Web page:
Fri 9/8

Doors 6:30 / Show 7:30
Electric Factory
— $35 ADV - $40 DOS | All Ages
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Biography

Glenn Danzig is a name that permeates, infects, and ultimately makes strong, the very soul of hard rock in the '90s. Through the legendary punk charge of his pre-Danzig outfits Misfits and Samhain, Danzig formed the backbone of today's mosh movement. Into the deep waves of the Danzig catalogue, and you've got a band that has created high-tension hybrids that are still being pondered and quietly adopted throughout today's metal community. Over eight million records sold, and Danzig is about to unleash a multi-media onslaught that will once again find disciples studying the master. But first a little history.Danzig's early works took full advantage of what was initially a vital and productive working relationship ith Rick Rubin, resulting in a self-titled 1988 debut and a follow-up in '90 called Lucifuge that together enveloped the man's interest in punk, doom, gothic new wave and an intense California twist on black Satanic metal, culminating in a display of shockingly dark hard rock that sent chills the likes of which today's Norwegian churchburners could never know. Danzig III: How The Gods Kill dropped in'92, rewriting the books on Sabbatherian doom metal; super charging the genre with molten guitar god riffs, foreboding but poetic lyrics,and above the fray, THAT VOICE. Glenn is a sonorious tenor blessed with the ability to caress and terrorize all within a few short breaths.As the luck of the draw would have it, Danzig next found himself with an odd, unplanned Hit on his hands; a live version of the debut album's 'Mother' introducing the mainstream to this buffed-up, 'black leather powerhouse'. 1993's Thralldemonsweatlive EP went on to platinum status (following a similarly exalted fate for the debut),and Danzig's commercial legacy was ensured. Never one to be complacent,Glenn rewired the band's sound into a frosty but intimate affair paradoxically rife with studio wizardry.Danzig 4P hit in '94,Glenn once more confounding the world with a record that would be a critically acclaimed masterpiece, casual but crafted, sinewy and insidious. As relations with Danzig's label Def American broke down, so did Danzig's relationship with his band.Glenn found himself seeking fresh personnel and a fresh perspective, creating the darkwave industrial rhythms of Danzig 5: Blackacidevil, a record which, once again, was to re-engineer the cutting edge of hard rock in Danzig's imposing,muscle-strapped image. But harsh circumstances have brewed, distilled, and unleashed a blistering counter punch by the name of Danzig 6:66 Satans Child, a record that is a visceral and aggressive statement of black intent, unafraid to clutch and grab from today's technologies, but more in tune with the frightening power of a well-juiced guitar. Danzig 6 features essentially the same line-up as its predecessor, but there are a number of fresh pioneers associated with the project.

Videos

  • Corrosion of Conformity

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    One of the first punk-metal fusion bands, Corrosion of Conformity were formed in North Carolina by guitarist Woody Weatherman during the early '80s. In their early years, C.O.C. became known for their aggressive sound, intelligent political lyrics, and willingness to break away from both hardcore and metal conventions. In the '90s, their shift to a more stripped-down, deliberate sound -- sort of Black Sabbath filtered through the Deep South -- brought them enough in line with the alt metal Zeitgeist to bring them a measure of mainstream popularity. C.O.C. debuted in 1983 with the thrashy, Black Flag-influenced Eye for an Eye, featuring a lineup of Weatherman, drummer Reed Mullin, vocalist Eric Eycke, and bassist Mike Dean. They began to build up a cult following with 1985's Animosity, but their label at the time, Death, grew tired of their internal instability -- lineup changes found Eycke replaced by vocalist Simon Bob -- and dropped them following 1987's Technocracy. It took several years for a new lineup to come together -- featuring Weatherman, guitarist Pepper Keenan, Mullin, vocalist Karl Agell, and bassist Phil Swisher -- but when it did, the result was 1991's Blind, a powerful, focused, more metallic record that increased their audience by leaps and bounds.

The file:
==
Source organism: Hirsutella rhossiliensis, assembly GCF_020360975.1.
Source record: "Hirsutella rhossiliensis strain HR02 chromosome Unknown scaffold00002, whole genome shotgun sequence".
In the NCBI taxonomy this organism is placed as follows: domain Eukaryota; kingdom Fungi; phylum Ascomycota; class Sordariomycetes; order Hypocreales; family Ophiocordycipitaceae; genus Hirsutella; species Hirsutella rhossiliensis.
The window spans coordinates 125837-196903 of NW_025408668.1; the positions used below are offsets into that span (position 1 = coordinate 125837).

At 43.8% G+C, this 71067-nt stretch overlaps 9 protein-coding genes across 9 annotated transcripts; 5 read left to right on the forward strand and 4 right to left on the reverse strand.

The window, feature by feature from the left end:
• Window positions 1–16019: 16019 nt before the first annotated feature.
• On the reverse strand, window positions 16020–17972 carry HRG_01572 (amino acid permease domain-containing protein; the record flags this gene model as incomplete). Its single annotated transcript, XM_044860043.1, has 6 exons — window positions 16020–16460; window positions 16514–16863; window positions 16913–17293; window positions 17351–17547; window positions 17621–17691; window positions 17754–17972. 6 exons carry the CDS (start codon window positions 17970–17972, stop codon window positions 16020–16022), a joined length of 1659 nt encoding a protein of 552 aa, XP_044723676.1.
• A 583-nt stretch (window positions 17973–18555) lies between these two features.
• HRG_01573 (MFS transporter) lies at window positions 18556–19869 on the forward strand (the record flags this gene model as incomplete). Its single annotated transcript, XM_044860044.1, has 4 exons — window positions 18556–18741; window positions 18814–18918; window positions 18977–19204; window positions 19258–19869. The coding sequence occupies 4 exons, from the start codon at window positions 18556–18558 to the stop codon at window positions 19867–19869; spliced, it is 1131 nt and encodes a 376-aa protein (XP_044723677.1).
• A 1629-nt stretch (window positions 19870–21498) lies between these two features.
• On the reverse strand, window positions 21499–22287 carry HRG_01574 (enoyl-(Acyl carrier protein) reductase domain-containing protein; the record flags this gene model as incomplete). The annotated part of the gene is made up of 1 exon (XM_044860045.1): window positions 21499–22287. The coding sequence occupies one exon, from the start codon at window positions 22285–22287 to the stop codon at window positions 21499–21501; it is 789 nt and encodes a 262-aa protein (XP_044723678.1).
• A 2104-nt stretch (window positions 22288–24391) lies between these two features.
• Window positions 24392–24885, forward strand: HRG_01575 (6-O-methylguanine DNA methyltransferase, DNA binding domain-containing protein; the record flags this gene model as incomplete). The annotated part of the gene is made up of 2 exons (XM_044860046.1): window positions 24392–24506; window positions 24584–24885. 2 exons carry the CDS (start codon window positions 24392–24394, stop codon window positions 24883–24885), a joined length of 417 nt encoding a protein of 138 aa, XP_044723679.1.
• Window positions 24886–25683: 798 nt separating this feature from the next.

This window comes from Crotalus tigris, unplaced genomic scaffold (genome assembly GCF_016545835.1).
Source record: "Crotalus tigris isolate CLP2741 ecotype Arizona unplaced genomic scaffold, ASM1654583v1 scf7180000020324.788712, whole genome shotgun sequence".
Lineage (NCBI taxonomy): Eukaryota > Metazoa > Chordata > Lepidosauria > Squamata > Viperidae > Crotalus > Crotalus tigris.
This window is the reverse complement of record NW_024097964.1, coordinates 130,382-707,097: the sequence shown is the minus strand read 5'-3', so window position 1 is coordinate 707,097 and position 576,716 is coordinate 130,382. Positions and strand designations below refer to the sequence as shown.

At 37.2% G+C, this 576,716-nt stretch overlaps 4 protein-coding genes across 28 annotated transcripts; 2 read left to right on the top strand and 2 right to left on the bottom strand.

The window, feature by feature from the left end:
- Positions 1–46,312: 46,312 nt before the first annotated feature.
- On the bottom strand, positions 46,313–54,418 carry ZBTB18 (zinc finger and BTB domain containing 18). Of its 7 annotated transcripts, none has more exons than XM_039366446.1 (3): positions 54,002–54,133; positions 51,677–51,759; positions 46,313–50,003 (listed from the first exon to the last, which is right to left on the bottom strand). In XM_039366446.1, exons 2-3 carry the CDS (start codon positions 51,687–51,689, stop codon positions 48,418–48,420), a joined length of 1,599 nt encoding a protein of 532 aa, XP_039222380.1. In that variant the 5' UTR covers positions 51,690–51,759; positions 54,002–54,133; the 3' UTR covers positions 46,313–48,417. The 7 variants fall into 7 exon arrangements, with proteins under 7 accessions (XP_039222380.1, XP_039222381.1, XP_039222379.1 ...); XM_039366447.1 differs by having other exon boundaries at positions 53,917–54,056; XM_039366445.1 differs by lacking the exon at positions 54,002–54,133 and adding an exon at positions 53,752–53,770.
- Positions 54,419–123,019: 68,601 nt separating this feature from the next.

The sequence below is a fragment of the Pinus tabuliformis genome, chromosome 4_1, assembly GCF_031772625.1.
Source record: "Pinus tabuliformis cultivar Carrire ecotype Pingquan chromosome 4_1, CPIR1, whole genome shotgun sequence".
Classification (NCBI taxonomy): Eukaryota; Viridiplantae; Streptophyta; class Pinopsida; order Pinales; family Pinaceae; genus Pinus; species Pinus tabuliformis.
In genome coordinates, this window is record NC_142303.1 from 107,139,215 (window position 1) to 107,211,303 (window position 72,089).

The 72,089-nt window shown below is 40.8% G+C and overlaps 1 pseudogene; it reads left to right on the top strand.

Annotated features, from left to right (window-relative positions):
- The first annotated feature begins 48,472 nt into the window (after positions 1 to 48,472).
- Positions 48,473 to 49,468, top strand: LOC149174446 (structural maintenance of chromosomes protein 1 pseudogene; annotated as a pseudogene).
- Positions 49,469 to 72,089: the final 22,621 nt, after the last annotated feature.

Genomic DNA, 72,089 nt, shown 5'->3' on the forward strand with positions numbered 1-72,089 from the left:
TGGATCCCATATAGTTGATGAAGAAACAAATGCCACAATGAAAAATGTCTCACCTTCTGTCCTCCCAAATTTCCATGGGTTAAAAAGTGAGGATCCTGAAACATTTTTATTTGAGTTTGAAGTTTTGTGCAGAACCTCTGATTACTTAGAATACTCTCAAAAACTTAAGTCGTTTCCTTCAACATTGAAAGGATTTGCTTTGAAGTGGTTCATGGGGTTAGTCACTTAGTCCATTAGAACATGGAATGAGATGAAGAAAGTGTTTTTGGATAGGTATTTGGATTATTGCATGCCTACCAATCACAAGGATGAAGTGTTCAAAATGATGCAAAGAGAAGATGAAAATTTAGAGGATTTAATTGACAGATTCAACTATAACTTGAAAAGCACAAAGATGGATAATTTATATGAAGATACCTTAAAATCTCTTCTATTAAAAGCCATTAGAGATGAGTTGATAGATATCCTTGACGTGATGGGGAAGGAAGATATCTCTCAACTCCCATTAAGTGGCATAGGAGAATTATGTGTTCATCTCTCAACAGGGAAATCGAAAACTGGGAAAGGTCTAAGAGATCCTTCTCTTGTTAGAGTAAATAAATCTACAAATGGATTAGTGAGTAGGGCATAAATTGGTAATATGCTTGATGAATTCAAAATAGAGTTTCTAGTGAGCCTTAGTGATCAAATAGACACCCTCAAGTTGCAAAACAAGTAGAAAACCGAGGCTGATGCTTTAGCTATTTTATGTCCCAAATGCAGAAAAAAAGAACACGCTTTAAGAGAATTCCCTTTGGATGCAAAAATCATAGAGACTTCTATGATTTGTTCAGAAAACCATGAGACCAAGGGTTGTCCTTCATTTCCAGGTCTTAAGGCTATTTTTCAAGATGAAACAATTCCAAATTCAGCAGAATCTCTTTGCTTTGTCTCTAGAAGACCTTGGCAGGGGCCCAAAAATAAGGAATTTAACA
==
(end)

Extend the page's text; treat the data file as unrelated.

• Vimic

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    The story of Vimic might seem somewhat familiar to fans of Grammy award-winning Slipknot co-founder and heavy music luminary Joey Jordison. In fact, it actually starts with a group of extremely devoted, driven, and dedicated musicians—Jordison [drums], Kalen Chase Musmecci [vocals], Jed Simon [guitar], Kyle Konkiel [bass], and Matt Tarach [keyboards], Steve Marshall [guitar]—retreating to an Iowa basement in order to create music. It’s a place and process synonymous with his many successes. Diagnosed with the often permanent neurological affliction Acute Transverse Myelitis, he spent three months in the hospital during 2012 and underwent intensive physical rehabilitation and training to not only achieve a full recovery, but to reach a new level of proficiency with his instrument. Emerging from this battle and returning to the stage for a string of festival appearances, Slipknot parted ways with him. Finding a new strength and support from close friends and family, he put his head down and did what he does best. “The riffs, lyrics, and drums of Open Your Omen will tell you a lot,” he admits. “I did this record when I was coming out of the Acute Transverse Myelitis condition. It’s literally what saved me and helped me get back to where I’m healthier than ever. These guys and this album pushed me to not only relearn how to walk, but to be able play the drums again. Open Your Omen is the rebirth of the rest of my life.”

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